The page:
Tomorrow, July 4, 2018 is the 242 anniversary of the date chosen to stand as the date the 13 British colonies declared independence. According to historians, the actual date independence was declared was July 2, 1776, with the vote of the Second Continental Congress. Other historians have concluded that the Declaration of Independence was not actually signed until August 2.
For many living in the colonies the event was not the glorious one that is presented in history books. There was much opposition to the separation, and the “loyalists” were killed, confiscated, and forced to flee to Canada. Some historians explain the event not as a great and noble enterprise of freedom and self-government, but as the manipulations of ambitious men who saw opportunity for profit and power.
For most Americans today the Fourth of July is a time for fireworks, picnics, and a patriotic speech extolling those who “fought for our freedom” and for those who defended it in wars ever since. These are feel good speeches, but most of them make very little sense. Many of our wars have been wars of empire, seizing lands from the Spanish, Mexicans, and indigenous tribes. The US had no national interest in WW 1 and and very little in WW 2. There was no prospect of Germany and Japan invading the US. Once Hitler made the mistake of invading the Soviet Union, the European part World War 2 was settled by the Red Army. The Japanese had no chance of standing up to Mao and Stalin. American participation was not very important to either outcome.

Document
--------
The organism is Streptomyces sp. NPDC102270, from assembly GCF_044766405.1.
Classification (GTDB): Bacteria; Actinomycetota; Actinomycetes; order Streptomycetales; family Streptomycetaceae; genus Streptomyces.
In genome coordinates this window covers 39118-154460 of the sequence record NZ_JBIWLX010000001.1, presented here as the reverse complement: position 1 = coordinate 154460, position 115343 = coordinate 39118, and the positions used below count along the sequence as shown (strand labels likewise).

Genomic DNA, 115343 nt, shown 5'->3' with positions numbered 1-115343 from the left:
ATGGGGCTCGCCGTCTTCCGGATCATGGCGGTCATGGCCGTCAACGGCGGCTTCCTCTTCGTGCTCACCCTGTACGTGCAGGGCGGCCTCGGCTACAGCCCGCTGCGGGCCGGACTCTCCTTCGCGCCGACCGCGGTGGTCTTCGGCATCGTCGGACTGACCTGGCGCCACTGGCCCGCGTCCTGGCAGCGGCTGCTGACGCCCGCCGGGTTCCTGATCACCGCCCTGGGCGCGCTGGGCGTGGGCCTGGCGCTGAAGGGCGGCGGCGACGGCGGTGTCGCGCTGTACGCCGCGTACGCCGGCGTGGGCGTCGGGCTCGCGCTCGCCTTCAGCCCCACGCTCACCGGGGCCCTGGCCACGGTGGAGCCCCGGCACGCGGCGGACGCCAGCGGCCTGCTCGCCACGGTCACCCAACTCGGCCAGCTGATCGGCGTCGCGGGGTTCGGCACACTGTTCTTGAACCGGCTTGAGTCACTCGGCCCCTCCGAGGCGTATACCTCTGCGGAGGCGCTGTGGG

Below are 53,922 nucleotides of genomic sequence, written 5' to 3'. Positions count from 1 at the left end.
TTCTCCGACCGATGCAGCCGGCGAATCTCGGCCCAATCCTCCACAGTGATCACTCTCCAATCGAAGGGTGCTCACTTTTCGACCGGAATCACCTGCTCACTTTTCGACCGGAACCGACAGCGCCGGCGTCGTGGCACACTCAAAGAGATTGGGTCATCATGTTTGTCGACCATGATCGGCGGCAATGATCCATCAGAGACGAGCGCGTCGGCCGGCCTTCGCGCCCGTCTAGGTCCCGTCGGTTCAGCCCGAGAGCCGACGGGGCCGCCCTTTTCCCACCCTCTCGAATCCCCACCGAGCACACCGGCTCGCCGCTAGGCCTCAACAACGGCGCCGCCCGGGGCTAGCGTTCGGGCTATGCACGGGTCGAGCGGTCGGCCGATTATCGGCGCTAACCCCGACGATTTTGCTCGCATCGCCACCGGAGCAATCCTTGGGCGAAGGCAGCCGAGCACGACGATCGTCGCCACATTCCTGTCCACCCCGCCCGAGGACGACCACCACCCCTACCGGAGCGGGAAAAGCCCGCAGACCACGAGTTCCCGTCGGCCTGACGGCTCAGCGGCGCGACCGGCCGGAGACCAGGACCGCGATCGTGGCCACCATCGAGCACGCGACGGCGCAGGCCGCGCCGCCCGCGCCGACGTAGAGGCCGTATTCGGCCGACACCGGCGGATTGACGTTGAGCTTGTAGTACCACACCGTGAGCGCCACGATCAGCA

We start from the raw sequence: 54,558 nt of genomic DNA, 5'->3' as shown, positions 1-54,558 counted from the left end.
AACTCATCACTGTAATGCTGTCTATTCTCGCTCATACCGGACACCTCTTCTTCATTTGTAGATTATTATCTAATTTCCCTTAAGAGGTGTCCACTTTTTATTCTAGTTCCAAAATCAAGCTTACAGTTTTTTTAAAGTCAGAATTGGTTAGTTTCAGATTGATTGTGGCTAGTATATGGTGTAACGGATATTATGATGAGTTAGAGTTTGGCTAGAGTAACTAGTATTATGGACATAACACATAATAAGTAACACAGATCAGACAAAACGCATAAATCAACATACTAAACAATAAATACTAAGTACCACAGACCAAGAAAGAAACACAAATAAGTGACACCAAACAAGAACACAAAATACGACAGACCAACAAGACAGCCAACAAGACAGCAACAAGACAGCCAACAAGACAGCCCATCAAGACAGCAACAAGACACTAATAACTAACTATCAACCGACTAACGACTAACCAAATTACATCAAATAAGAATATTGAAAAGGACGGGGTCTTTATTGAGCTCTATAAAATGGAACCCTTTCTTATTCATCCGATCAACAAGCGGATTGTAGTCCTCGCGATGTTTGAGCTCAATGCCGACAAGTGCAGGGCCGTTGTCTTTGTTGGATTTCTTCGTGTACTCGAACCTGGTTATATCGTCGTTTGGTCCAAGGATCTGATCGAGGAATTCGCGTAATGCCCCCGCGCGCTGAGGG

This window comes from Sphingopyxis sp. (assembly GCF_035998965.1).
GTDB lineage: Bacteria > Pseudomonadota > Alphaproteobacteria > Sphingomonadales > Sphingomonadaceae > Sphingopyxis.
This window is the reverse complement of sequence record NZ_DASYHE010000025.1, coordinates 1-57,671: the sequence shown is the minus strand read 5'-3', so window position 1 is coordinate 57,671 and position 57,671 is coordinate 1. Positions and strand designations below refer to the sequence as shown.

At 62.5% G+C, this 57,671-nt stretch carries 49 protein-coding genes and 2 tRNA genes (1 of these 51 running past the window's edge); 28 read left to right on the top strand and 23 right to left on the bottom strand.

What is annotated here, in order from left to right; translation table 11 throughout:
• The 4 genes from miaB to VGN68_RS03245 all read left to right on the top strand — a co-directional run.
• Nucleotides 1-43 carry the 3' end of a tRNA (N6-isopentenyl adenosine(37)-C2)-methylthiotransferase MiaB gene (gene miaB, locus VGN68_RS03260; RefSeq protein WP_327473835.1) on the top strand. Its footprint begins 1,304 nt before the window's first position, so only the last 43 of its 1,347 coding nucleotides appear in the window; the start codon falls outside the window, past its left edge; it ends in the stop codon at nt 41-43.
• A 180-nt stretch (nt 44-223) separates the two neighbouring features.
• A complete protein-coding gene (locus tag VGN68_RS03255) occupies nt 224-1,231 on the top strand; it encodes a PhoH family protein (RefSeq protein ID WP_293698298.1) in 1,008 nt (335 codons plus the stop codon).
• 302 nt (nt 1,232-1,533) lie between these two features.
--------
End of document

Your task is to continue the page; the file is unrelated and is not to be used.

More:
No Fourth of July orator will say this, and it is unlikely any will make reference to the seven or eight countries that Washington has destroyed in whole or part during the 21st century or to the US overthrow of the various reform governments that have been elected in Latin America. The Fourth of July is a performance to reinforce The Matrix in which Americans live.
When the Fourth of July comes around, I re-read the words of US Marine General Smedley Butler (image on the right). General Butler is the most highly decorated US officer in history. By the end of his career, he had received 16 medals, five for heroism. He is one of 19 men to receive the Medal of Honor twice, one of only three men to be awarded both the Marine Corps Brevet Medal and the Medal of Honor, and the only to be awarded the Brevet Medal and two Medals of Honor, all for separate actions.
Butler served in all officer ranks that existed in the US Marines of his time, from Second Lieutenant to Major General. He said that
“during that period, I spent most of my time being a high class muscle-man for Big Business, for Wall Street and for the Bankers. In short, I was a racketeer, a gangster for capitalism.”
Butler says he was a long time escaping from The Matrix and that he wishes “more of today’s military personnel would realize that they are being used by the owning elite as a publicly subsidized capitalist goon squad.”
“WAR is a racket. It always has been.
“It is possibly the oldest, easily the most profitable, surely the most vicious. It is the only one international in scope. It is the only one in which the profits are reckoned in dollars and the losses in lives.